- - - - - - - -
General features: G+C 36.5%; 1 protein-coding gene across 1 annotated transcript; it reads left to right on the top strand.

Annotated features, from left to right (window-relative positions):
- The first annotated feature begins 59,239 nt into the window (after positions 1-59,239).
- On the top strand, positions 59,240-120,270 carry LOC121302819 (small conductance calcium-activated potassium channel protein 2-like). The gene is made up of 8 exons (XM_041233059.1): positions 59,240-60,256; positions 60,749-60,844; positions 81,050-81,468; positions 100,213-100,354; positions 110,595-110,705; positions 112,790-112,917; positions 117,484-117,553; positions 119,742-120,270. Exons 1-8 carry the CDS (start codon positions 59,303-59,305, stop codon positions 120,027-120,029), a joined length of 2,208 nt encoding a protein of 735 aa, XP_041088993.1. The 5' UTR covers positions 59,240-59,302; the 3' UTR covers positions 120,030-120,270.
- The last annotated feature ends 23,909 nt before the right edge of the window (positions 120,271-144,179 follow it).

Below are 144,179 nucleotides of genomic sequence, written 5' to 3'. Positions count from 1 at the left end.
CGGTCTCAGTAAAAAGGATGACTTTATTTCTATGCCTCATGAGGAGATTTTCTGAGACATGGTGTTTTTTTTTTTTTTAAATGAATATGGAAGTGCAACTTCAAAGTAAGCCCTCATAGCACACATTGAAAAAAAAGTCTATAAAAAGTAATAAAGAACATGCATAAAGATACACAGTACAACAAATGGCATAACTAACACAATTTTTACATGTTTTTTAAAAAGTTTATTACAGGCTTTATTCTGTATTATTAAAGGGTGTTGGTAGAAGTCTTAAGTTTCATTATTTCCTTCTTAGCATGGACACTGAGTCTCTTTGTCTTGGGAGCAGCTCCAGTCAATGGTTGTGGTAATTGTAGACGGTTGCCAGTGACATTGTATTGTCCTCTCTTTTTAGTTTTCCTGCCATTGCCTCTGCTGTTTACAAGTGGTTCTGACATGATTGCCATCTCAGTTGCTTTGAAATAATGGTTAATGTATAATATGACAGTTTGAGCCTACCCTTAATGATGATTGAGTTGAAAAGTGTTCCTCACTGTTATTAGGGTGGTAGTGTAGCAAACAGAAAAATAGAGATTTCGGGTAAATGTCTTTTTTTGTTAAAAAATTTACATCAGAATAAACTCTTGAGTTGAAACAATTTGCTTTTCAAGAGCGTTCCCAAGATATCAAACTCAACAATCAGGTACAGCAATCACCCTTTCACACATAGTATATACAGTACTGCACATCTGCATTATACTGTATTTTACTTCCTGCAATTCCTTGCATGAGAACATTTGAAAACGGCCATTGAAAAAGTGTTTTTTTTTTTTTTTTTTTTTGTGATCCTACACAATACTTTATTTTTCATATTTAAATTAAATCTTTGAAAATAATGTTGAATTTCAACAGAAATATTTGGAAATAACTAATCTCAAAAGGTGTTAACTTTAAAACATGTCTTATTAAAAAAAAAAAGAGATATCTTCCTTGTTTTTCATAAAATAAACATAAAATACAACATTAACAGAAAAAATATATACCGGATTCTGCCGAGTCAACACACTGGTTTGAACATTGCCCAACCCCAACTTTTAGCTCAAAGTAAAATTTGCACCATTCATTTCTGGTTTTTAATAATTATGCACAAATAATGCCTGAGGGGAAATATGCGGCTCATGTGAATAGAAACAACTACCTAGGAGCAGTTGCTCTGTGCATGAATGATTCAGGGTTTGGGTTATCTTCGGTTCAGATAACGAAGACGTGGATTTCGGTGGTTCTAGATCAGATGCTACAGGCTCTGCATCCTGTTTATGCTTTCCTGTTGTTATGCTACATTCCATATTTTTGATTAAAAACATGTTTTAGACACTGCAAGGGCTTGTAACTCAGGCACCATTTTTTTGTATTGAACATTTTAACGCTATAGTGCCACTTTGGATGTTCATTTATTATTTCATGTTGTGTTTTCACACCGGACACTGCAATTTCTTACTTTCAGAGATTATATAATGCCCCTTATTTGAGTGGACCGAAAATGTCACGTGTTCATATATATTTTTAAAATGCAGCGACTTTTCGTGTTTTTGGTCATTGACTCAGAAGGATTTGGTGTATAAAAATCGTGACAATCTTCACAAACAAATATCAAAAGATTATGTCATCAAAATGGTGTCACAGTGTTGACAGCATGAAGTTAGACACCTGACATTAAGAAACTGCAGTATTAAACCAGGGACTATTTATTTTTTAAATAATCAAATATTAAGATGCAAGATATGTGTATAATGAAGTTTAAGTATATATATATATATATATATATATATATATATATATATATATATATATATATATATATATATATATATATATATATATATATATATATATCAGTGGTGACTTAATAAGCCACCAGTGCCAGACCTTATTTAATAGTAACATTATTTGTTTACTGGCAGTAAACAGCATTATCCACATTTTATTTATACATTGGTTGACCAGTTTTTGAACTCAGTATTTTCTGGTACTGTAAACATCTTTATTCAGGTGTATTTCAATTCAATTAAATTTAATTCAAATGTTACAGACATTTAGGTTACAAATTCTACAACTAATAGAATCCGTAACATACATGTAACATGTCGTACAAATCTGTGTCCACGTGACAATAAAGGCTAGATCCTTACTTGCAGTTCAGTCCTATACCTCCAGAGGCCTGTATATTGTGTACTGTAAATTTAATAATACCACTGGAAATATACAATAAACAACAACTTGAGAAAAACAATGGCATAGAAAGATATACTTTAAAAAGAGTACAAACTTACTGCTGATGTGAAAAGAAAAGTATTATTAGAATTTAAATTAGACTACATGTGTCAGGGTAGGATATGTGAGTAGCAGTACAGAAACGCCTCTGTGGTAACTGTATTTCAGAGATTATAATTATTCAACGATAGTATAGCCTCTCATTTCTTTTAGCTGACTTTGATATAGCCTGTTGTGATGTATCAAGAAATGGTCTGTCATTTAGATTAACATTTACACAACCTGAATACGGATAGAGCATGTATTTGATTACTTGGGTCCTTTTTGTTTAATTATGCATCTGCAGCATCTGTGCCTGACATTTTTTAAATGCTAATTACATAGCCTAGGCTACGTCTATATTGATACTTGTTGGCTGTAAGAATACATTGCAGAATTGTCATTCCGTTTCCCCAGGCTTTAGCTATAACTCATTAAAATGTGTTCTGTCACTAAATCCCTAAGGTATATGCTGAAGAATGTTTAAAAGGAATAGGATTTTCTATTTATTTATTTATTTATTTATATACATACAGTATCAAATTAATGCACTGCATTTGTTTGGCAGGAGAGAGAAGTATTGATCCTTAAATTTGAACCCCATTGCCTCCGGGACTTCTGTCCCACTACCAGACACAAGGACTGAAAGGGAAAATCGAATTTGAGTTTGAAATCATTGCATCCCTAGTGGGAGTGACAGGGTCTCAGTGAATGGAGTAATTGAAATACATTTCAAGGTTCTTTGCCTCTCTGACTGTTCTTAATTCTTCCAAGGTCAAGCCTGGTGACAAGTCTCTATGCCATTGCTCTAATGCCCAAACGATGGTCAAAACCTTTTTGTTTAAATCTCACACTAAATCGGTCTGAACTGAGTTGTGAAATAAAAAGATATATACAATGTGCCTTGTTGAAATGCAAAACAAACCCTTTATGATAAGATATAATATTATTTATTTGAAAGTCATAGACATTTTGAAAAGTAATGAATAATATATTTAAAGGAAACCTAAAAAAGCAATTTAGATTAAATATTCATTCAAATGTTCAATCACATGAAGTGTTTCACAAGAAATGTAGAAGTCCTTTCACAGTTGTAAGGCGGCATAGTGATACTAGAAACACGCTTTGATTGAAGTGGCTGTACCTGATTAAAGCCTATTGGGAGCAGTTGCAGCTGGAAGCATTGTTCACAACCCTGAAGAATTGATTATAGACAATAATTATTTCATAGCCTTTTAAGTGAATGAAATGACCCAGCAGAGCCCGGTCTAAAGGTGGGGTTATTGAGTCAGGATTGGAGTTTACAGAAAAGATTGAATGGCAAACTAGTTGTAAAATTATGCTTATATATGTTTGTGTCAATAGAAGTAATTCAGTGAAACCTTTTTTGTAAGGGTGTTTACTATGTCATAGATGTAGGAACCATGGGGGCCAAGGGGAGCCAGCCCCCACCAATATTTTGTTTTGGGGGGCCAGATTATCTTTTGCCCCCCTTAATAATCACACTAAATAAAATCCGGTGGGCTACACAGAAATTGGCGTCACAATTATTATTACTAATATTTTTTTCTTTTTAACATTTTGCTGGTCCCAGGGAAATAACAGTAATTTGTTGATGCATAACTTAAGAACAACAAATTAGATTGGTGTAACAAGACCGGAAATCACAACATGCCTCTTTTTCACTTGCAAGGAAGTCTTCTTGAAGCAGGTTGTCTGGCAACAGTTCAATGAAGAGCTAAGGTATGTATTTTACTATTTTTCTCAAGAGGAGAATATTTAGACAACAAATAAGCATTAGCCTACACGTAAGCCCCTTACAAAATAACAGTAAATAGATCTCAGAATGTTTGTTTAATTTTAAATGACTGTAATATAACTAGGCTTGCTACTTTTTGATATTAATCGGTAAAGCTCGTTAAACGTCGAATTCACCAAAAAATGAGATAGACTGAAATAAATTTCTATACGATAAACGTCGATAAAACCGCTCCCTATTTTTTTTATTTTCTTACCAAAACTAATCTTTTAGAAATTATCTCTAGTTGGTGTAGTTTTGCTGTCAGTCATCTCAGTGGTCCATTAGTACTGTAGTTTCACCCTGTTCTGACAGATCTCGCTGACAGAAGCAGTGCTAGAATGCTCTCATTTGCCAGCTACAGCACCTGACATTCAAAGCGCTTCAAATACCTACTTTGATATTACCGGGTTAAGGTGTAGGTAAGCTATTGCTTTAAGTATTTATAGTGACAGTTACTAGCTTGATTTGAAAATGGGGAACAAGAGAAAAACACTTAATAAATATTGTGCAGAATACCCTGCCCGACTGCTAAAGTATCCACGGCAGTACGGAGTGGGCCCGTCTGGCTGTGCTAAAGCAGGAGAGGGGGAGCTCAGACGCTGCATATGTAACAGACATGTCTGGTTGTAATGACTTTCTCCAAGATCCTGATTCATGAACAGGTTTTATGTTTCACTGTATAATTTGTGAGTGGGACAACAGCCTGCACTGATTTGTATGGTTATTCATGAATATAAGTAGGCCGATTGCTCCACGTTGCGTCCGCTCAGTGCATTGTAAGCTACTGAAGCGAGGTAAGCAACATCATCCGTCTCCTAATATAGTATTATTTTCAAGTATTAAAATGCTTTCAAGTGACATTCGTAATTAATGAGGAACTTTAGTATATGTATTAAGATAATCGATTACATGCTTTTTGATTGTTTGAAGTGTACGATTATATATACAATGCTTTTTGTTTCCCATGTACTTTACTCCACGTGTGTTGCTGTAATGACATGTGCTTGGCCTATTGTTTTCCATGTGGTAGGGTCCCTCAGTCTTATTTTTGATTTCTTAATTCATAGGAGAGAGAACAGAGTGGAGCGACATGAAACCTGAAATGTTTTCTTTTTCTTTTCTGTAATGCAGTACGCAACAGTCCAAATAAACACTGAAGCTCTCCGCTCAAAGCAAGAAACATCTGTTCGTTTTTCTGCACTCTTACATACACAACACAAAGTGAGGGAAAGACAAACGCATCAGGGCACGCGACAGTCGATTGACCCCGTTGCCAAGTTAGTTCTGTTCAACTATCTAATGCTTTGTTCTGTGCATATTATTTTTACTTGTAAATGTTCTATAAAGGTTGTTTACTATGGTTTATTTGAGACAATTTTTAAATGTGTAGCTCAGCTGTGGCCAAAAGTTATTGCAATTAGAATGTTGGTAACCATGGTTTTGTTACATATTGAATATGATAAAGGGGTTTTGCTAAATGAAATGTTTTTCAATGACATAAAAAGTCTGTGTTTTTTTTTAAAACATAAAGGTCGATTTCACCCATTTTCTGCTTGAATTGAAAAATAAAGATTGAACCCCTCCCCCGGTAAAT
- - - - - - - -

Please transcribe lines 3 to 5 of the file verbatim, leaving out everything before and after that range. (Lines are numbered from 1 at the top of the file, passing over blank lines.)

- The first annotated feature begins 59,239 nt into the window (after positions 1-59,239).
- On the top strand, positions 59,240-120,270 carry LOC121302819 (small conductance calcium-activated potassium channel protein 2-like). The gene is made up of 8 exons (XM_041233059.1): positions 59,240-60,256; positions 60,749-60,844; positions 81,050-81,468; positions 100,213-100,354; positions 110,595-110,705; positions 112,790-112,917; positions 117,484-117,553; positions 119,742-120,270. Exons 1-8 carry the CDS (start codon positions 59,303-59,305, stop codon positions 120,027-120,029), a joined length of 2,208 nt encoding a protein of 735 aa, XP_041088993.1. The 5' UTR covers positions 59,240-59,302; the 3' UTR covers positions 120,030-120,270.
- The last annotated feature ends 23,909 nt before the right edge of the window (positions 120,271-144,179 follow it).